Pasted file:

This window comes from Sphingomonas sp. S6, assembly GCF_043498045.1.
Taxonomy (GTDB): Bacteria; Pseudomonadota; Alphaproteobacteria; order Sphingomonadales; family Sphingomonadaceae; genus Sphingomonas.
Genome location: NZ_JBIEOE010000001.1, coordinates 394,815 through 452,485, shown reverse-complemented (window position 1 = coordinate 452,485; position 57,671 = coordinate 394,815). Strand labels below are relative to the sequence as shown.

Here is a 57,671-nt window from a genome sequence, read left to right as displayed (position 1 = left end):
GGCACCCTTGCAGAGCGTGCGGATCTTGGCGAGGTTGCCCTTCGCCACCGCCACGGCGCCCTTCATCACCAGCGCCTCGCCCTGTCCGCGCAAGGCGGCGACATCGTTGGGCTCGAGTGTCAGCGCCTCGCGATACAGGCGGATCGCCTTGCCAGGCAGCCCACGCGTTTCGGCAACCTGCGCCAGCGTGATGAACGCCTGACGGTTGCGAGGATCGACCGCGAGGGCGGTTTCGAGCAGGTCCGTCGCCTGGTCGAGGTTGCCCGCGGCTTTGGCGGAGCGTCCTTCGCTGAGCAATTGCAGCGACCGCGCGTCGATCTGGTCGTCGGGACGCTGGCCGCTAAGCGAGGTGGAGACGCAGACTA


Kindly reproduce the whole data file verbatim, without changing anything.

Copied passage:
This window comes from Sphingomonas sp. S6, assembly GCF_043498045.1.
Taxonomy (GTDB): Bacteria; Pseudomonadota; Alphaproteobacteria; order Sphingomonadales; family Sphingomonadaceae; genus Sphingomonas.
Genome location: NZ_JBIEOE010000001.1, coordinates 394,815 through 452,485, shown reverse-complemented (window position 1 = coordinate 452,485; position 57,671 = coordinate 394,815). Strand labels below are relative to the sequence as shown.

Here is a 57,671-nt window from a genome sequence, read left to right as displayed (position 1 = left end):
GGCACCCTTGCAGAGCGTGCGGATCTTGGCGAGGTTGCCCTTCGCCACCGCCACGGCGCCCTTCATCACCAGCGCCTCGCCCTGTCCGCGCAAGGCGGCGACATCGTTGGGCTCGAGTGTCAGCGCCTCGCGATACAGGCGGATCGCCTTGCCAGGCAGCCCACGCGTTTCGGCAACCTGCGCCAGCGTGATGAACGCCTGACGGTTGCGAGGATCGACCGCGAGGGCGGTTTCGAGCAGGTCCGTCGCCTGGTCGAGGTTGCCCGCGGCTTTGGCGGAGCGTCCTTCGCTGAGCAATTGCAGCGACCGCGCGTCGATCTGGTCGTCGGGACGCTGGCCGCTAAGCGAGGTGGAGACGCAGACTA